It’s no secret to our readers that a sizable amount of Dyners traveled westward last week for the Velocity 2012 conference in Santa Clara, California. The conference is focused entirely on the web performance and operations space, and this year began to highlight the importance of the mobile web performance arena.
Moreover, one might argue that Velocity was the place where the DevOps culture movement was born: the idea of tightly aligning development and engineering teams along with their counterparts in the operations team. More importantly, it’s a conference that is helping to build the future of engineering and operations leadership in organizations.
A pervasive theme throughout the show was that of ‘raising the bar’ in all forms and fashions. This idea manifested itself in different talks and in a variety of frameworks. In some cases, it’s about raising the bar from a purely technical perspective, while in other cases it’s about developing your team. Sometimes it’s just about building the business effectively.
I want to share three talks that particularly resonated with me in these areas.
The first came from Mike Brittain of Etsy, who gave an excellent talk about “Building Resilient User Experiences” during Monday’s plenary session. Focused on reducing the potential failure modes of web applications and the user experience, his presentation explained how organizations like his own, Amazon and the New York Times have developed user experiences that can fail gracefully when backend services are unavailable.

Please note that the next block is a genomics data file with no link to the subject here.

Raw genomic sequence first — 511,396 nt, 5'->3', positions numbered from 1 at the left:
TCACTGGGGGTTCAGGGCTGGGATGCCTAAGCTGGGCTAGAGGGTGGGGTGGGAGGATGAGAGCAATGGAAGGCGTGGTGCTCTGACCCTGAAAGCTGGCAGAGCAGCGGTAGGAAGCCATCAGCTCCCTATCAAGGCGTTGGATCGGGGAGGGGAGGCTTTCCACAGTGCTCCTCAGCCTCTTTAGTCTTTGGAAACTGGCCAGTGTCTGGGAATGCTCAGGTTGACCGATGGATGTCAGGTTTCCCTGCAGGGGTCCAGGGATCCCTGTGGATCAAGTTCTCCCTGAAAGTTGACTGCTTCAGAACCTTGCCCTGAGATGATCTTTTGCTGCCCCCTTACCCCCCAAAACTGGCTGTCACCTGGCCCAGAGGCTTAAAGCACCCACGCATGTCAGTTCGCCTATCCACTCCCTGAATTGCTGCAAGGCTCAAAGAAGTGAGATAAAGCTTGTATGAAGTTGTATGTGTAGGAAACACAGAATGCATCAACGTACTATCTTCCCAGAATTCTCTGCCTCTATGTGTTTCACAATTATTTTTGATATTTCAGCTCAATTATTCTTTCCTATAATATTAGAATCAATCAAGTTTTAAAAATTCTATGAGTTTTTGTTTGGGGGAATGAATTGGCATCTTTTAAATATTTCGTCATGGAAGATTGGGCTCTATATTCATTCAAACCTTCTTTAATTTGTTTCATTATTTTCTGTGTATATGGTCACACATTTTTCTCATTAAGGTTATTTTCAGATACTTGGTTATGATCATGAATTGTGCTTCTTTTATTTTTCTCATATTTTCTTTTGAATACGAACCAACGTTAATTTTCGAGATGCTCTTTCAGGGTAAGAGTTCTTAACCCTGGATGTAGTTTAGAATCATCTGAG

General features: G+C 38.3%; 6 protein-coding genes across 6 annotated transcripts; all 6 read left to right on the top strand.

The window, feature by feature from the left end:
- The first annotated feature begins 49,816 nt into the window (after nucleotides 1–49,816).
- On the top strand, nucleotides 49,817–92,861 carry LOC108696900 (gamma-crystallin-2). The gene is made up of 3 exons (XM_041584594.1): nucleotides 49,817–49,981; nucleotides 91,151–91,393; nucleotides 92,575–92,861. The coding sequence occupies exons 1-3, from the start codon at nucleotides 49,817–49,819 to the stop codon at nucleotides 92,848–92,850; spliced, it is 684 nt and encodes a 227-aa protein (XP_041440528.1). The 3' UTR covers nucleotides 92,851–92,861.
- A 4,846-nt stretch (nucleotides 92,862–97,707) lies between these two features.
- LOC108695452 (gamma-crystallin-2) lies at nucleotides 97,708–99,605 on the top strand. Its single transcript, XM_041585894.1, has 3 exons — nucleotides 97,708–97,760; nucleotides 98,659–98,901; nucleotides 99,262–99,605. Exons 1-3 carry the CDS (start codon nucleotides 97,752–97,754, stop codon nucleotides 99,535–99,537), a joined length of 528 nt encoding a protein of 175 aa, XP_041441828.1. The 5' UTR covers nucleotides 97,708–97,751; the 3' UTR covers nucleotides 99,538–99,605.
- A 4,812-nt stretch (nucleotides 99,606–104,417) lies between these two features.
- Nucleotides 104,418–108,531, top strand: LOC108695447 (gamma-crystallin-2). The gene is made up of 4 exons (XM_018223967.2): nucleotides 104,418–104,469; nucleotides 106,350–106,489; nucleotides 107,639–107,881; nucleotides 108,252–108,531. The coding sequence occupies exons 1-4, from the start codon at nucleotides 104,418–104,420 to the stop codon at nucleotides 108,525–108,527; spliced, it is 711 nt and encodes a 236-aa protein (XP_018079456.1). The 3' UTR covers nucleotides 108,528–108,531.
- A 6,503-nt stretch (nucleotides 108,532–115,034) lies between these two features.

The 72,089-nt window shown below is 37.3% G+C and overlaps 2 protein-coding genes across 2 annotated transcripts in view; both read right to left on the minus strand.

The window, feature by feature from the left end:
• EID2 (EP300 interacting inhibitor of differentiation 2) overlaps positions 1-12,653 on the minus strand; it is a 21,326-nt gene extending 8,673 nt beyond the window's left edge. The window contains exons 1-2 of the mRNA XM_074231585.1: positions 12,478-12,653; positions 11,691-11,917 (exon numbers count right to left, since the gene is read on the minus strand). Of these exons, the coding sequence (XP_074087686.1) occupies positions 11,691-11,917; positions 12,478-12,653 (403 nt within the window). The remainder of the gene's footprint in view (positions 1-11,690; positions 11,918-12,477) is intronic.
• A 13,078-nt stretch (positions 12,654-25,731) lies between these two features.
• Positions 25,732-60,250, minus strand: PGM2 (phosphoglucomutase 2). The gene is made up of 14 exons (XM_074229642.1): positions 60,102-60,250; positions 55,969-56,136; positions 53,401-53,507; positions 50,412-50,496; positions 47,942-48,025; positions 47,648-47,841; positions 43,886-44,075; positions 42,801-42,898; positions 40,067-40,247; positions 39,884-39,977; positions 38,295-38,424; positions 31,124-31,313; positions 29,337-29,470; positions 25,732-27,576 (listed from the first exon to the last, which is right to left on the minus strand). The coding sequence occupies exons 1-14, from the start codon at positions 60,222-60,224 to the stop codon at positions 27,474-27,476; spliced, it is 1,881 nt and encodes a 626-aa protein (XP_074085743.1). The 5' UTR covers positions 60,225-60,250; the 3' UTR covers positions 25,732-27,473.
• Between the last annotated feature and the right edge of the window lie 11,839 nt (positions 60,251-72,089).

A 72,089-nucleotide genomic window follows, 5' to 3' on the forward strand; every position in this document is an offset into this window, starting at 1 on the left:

The amount of cross team coordination to develop these complex integrations requires discussion through operations, engineering and product teams in an organization. Ensuring that all parties at the table are discussing both operational and business priorities is key to successfully rolling out an initiative such as this.
Theo Schlossnagle from OmniTI gave a talk about optimizing the use of both system and business metrics in his talk called “It’s All About Telemetry” – a deep dive into how to gracefully store key performance indicators about an organization at scale. As Theo can tell you, tying the ability to see key system performance indicators alongside key business metrics is a strongly persuasive way to understand the weaknesses and strengths of a system. In the ongoing pursuit of uptime and performance, this is a key way to help recognize and set priorities in an organization.
Another favorite talk came from Kate Matsudaira from Decide that was titled “Leveling Up – Taking Your Operations and Engineering Role to the Next Level.” With so much of the Velocity Conference focused on making our systems, our sites and our businesses stronger, it’s easy to forget about the people and teams.
Kate’s talk focused on the individual engineer, his/her interactions with teams and management and how to develop the right perspective and appreciation for each business function that one may or may not interact with at an organization. Though the talk dove into understanding how one develops at an organization, the key points were understanding your audience, how you communicate with people and how people communicate with you.
The Velocity Conference is teaching, coaching and mentoring engineers into being business leaders. The messages delivered at the show raise the bar for what it means to be a technical team lead. It’s making sure that not only are sound technical solutions being delivered, but that they are effectively plugged into the rest of the organization. It’s making sure that engineering, operations and product teams know how to communicate and coordinate with each other.
It’s ensuring that the business intelligence needs are being met with data. It’s keeping the communications flowing to bring the business, the product and the customer experience to the next level. It’s setting the expectation that it’s no longer acceptable to “hide” in an engineering world as the needs of business, customers and experience become more complex every day.